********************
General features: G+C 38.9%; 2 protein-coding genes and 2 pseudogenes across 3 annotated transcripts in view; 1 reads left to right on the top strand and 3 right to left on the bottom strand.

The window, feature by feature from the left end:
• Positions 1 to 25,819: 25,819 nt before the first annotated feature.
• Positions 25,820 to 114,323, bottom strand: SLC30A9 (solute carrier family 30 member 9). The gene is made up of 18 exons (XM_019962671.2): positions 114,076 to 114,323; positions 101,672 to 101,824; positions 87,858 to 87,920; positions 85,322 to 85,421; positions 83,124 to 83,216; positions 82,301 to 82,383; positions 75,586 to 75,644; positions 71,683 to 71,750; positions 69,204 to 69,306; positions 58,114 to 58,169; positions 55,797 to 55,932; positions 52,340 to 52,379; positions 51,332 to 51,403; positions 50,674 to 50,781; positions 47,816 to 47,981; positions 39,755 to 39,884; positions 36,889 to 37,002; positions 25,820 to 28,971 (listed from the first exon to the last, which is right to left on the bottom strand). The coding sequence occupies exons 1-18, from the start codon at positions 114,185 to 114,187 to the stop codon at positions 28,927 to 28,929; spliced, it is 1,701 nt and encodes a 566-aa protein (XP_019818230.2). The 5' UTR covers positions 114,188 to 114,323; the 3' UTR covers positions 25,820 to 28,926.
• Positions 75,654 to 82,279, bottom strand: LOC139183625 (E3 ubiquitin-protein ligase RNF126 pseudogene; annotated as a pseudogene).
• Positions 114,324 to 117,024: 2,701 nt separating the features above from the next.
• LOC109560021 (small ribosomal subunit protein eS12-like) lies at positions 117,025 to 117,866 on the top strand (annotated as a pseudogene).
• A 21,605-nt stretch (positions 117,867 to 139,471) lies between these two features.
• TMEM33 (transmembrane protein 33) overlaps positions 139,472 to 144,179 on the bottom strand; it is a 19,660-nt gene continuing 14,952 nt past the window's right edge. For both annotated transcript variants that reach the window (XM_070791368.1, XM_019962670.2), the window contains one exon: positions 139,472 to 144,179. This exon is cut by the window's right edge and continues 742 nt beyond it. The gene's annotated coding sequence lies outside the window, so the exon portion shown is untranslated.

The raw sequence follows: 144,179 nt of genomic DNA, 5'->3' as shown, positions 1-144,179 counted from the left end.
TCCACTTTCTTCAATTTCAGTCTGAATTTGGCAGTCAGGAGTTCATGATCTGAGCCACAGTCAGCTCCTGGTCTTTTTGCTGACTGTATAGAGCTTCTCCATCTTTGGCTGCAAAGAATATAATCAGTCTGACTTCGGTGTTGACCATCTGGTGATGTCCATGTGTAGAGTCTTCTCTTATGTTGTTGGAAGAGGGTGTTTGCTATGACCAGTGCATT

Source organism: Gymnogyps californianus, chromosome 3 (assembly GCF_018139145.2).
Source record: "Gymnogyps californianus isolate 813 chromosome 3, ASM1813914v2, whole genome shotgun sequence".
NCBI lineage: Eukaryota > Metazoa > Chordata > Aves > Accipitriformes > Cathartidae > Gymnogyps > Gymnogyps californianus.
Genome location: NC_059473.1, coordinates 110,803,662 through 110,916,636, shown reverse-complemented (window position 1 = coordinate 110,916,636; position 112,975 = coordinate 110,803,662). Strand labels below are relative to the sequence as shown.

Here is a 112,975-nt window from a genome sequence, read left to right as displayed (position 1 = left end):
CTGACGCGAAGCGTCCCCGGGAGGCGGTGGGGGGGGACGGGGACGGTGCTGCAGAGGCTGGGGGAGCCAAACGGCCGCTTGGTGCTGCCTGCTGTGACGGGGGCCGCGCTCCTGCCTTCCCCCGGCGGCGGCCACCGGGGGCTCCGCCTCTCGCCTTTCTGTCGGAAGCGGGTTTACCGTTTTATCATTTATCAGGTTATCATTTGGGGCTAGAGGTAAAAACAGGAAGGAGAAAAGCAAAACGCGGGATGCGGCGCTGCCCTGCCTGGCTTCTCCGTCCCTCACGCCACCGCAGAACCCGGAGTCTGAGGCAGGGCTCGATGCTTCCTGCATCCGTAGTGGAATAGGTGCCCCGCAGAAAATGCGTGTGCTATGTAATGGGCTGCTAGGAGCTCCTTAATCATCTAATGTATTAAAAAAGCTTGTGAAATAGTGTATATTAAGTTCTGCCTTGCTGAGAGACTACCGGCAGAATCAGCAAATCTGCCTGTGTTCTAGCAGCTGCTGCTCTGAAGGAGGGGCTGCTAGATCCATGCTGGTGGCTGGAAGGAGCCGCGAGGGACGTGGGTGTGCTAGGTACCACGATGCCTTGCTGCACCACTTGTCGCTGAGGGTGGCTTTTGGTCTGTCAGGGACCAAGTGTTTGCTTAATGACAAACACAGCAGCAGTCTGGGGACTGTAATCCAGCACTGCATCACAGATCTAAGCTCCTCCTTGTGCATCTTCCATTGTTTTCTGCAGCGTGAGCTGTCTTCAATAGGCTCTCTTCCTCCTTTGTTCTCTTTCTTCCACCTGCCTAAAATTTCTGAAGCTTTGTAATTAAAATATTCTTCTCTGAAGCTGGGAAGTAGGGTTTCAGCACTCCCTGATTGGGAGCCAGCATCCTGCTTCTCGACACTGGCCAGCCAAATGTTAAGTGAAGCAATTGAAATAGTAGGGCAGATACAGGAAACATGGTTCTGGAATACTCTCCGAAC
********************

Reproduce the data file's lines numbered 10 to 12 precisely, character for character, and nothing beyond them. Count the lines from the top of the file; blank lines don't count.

The raw sequence follows: 144,179 nt of genomic DNA, 5'->3' as shown, positions 1-144,179 counted from the left end.
TCCACTTTCTTCAATTTCAGTCTGAATTTGGCAGTCAGGAGTTCATGATCTGAGCCACAGTCAGCTCCTGGTCTTTTTGCTGACTGTATAGAGCTTCTCCATCTTTGGCTGCAAAGAATATAATCAGTCTGACTTCGGTGTTGACCATCTGGTGATGTCCATGTGTAGAGTCTTCTCTTATGTTGTTGGAAGAGGGTGTTTGCTATGACCAGTGCATT

Source organism: Gymnogyps californianus, chromosome 3 (assembly GCF_018139145.2).